Multiple expansion board power requireemnts
816 Views - Created 01/05/2021
I have 2 x ADC Pi and 2 x IO Pi boards stacked on a Pi 3B+.
Plus there are 4 x 8-channel optoisolators to step down the 24V sensor inputs to the IO Pi's
16 x 20k series resistor inputs to step down the 0-10V analogue sensors for the ADC channels.
All seem to be working well and I have tested each pin (48!) individually and a few hooked up a the same time.
Now I want to package the whole assembly but am concerned about power.
I intend to have a single 5V supply powering the pi, both IO Pi's and the Optoisolator boards.
As I understand it the IO Pi can be externlly powered if the 5V solder link is removed
Question is for the ADC Pi's. There are 5V and GND pins on each board but as far as I can see these are taken directly from the Pi.
Can these be used for an external power suppply as well or would that somehow affect the 5V on the Pi GPIO.
Plus, what would be a suitable power supply if each board had all pins active (ie max current draw)?
The ADC Pi will draw less than 10mA when sampling the inputs.
For the IO Pi, the maximum current draw for each MCP23017 IO chip is 25mA per channel or 125mA in total so the overall maximum for both chips would be 250mA plus 5mA for the level shifter and pull-up resistors so 255mA max. This would only be when the IO channels are set as outputs and you are drawing the full 250mA from external devices. If you are using the IO Pi for inputs the current should be less than 20mA with the internal pull-up resistors enabled.
Overall the two ADC Pi and two IO Pi boards will be drawing less than 100mA so there shouldn't be any issue with running them from the Raspberry Pi 5V on the GPIO header. You shouldn't need to use external power for the IO Pi unless you are trying to use all of the pins as outputs and using the full 250mA capacity.
If you use a single power supply for the whole project I would recommend splitting the output with one pair of 5V and ground wires connected to the Raspberry Pi which will in turn power the ADC Pi and IO Pi boards through the GPIO header and separate wires powering your optoisolators and sensors.
The Raspberry Pi website has a list of the different Pi models with the current draw and recommended power supply current capacity for each one. The Pi 3+ has a recommended power supply current of 2.5A for the bare Pi before you start adding expansion boards.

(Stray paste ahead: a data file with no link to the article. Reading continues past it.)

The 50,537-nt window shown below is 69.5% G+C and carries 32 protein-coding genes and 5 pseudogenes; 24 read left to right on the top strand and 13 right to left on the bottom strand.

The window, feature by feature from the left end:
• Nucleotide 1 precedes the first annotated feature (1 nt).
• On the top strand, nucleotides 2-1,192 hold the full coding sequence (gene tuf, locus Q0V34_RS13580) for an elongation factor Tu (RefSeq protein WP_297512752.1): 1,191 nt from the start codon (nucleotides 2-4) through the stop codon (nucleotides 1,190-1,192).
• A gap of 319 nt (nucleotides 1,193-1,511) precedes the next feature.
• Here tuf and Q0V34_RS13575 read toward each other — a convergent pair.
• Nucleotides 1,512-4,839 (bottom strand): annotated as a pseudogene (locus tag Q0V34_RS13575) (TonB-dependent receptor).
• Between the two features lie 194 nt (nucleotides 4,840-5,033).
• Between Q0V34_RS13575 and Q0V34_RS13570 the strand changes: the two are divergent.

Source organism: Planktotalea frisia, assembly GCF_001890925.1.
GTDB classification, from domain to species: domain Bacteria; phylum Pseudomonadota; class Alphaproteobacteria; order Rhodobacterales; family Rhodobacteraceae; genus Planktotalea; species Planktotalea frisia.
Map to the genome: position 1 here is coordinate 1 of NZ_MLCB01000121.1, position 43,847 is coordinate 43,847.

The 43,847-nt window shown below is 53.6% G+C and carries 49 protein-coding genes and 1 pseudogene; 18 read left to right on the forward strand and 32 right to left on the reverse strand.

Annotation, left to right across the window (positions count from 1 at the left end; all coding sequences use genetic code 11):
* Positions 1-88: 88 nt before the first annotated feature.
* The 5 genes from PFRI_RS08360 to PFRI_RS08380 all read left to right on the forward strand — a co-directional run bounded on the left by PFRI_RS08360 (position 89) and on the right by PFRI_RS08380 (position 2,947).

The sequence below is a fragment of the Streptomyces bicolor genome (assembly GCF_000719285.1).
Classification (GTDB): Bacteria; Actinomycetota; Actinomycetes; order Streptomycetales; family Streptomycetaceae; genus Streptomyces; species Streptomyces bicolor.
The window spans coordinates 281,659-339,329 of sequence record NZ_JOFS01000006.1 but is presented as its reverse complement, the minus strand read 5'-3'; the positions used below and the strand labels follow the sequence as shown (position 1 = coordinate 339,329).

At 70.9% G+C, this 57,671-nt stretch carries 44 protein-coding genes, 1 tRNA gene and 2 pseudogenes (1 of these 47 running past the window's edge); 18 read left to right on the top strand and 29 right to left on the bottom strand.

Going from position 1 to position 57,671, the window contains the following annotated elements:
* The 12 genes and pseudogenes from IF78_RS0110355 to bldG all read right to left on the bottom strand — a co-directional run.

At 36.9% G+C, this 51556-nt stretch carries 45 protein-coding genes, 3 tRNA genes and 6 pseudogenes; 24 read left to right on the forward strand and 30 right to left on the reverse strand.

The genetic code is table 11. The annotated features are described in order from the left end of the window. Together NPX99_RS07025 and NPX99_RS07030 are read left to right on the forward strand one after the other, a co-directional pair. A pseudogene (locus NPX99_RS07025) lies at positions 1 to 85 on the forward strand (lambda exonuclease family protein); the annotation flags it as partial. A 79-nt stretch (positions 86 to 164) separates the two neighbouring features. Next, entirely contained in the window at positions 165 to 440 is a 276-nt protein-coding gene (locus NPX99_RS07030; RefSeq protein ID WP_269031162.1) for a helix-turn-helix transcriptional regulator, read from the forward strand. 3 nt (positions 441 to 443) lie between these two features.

You will need to measure how much current your optoisolators and analogue sensors use but as an example if the total current draw for the isolators, sensors, ADC Pis and IO Pis was 500mA I would recommend doubling that to 1A to give you plenty of safety margin and add it to the Raspberry Pi current draw of 2.5A to give you a 3.5A power supply rating. If you think that you might expand your project later on you can always get a power supply with a higher current rating.
I normally use RS Components for my power supplies. They are a bit more expensive than Amazon or eBay but their products tend to be of higher quality and they do next-day delivery.
Is there an issue with say 2 IO Pi's (inputs) being powered by the Pi GPIO and the other (output) board being externally powered if they are all on the same stack?
Three ADC Pis should draw less than 30mA from the Raspberry Pi 5V rail so power should not be the cause of your problems.
If you connect the third ADC Pi to the Raspberry Pi on its own do you still get the timeout error or is it only when four boards are connected?
Are you accessing all of the boards from a single application or using different applications for each device?
You could try increasing the timeout time for the ADC reads and see if that helps fix the issue. If you are using the python library you would need to change the following code on line 316 of the ADCPi.py file.
timeout_time = time.time() + (100 * seconds_per_sample)
Try changing 100 to a higher value such as 500 or 1000 and see if that helps.
With the ADC Pi the sample rate is limited by the ADC chip so switching to a faster Raspberry Pi or using C/C++ will give you only a small performance gain in the time it takes to process the ADC sample after it has been read from the ADC Pi.
With the IO Pi, you will get a slightly better response time reading and writing to the IO pins using C/C++. Changing the I2C bus speed from the default 100KHz to 400KHz will give a bigger performance gain as you will be reducing the time it takes to transfer the data on the I2C bus.
You can test the speed difference on the ADC Pi by using the speed test demos that are in the ADCPi demo folders for C, C++ and Python libraries in our GitHub repositories.
The main performance gains when switching to an RPi 4 or C/C++ will be in other parts of the application, for example drawing a GUI to the display. C and C++ will be faster than Python as they are compiled languages so they will have lower overheads in terms of CPU cycles and memory. You just have to be more careful with your memory management as C and C++ make it far easier to create memory leaks and buffer overruns.
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